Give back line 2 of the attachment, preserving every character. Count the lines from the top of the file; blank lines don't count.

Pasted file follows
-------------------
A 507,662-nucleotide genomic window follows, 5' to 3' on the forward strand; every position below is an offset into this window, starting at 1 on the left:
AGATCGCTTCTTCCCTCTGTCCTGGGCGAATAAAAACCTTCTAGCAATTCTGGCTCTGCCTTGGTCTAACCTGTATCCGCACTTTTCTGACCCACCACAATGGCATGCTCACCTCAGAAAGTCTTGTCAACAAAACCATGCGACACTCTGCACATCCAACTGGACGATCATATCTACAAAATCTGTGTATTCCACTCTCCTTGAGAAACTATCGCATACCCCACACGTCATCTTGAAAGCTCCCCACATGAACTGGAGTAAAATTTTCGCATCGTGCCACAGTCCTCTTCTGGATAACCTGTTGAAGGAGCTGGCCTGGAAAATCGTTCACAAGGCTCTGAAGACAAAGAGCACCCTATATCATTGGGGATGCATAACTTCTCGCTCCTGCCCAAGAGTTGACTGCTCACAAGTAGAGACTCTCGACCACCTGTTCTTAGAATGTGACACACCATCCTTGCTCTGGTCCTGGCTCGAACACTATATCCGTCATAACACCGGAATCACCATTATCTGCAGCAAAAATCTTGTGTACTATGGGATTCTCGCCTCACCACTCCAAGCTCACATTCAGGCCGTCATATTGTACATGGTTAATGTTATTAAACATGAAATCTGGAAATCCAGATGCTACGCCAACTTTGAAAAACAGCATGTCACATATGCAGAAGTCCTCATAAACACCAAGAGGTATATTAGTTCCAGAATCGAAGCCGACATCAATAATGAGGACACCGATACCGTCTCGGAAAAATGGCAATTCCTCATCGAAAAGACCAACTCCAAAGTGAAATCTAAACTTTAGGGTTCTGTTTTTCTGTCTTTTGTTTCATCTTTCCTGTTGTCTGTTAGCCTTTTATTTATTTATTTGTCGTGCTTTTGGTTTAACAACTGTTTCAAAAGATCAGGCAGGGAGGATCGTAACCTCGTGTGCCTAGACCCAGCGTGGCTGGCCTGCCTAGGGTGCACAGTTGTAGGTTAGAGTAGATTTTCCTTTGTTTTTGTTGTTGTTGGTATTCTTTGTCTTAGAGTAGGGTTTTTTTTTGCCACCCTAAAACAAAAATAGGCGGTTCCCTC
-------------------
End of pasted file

AGATCGCTTCTTCCCTCTGTCCTGGGCGAATAAAAACCTTCTAGCAATTCTGGCTCTGCCTTGGTCTAACCTGTATCCGCACTTTTCTGACCCACCACAATGGCATGCTCACCTCAGAAAGTCTTGTCAACAAAACCATGCGACACTCTGCACATCCAACTGGACGATCATATCTACAAAATCTGTGTATTCCACTCTCCTTGAGAAACTATCGCATACCCCACACGTCATCTTGAAAGCTCCCCACATGAACTGGAGTAAAATTTTCGCATCGTGCCACAGTCCTCTTCTGGATAACCTGTTGAAGGAGCTGGCCTGGAAAATCGTTCACAAGGCTCTGAAGACAAAGAGCACCCTATATCATTGGGGATGCATAACTTCTCGCTCCTGCCCAAGAGTTGACTGCTCACAAGTAGAGACTCTCGACCACCTGTTCTTAGAATGTGACACACCATCCTTGCTCTGGTCCTGGCTCGAACACTATATCCGTCATAACACCGGAATCACCATTATCTGCAGCAAAAATCTTGTGTACTATGGGATTCTCGCCTCACCACTCCAAGCTCACATTCAGGCCGTCATATTGTACATGGTTAATGTTATTAAACATGAAATCTGGAAATCCAGATGCTACGCCAACTTTGAAAAACAGCATGTCACATATGCAGAAGTCCTCATAAACACCAAGAGGTATATTAGTTCCAGAATCGAAGCCGACATCAATAATGAGGACACCGATACCGTCTCGGAAAAATGGCAATTCCTCATCGAAAAGACCAACTCCAAAGTGAAATCTAAACTTTAGGGTTCTGTTTTTCTGTCTTTTGTTTCATCTTTCCTGTTGTCTGTTAGCCTTTTATTTATTTATTTGTCGTGCTTTTGGTTTAACAACTGTTTCAAAAGATCAGGCAGGGAGGATCGTAACCTCGTGTGCCTAGACCCAGCGTGGCTGGCCTGCCTAGGGTGCACAGTTGTAGGTTAGAGTAGATTTTCCTTTGTTTTTGTTGTTGTTGGTATTCTTTGTCTTAGAGTAGGGTTTTTTTTTGCCACCCTAAAACAAAAATAGGCGGTTCCCTC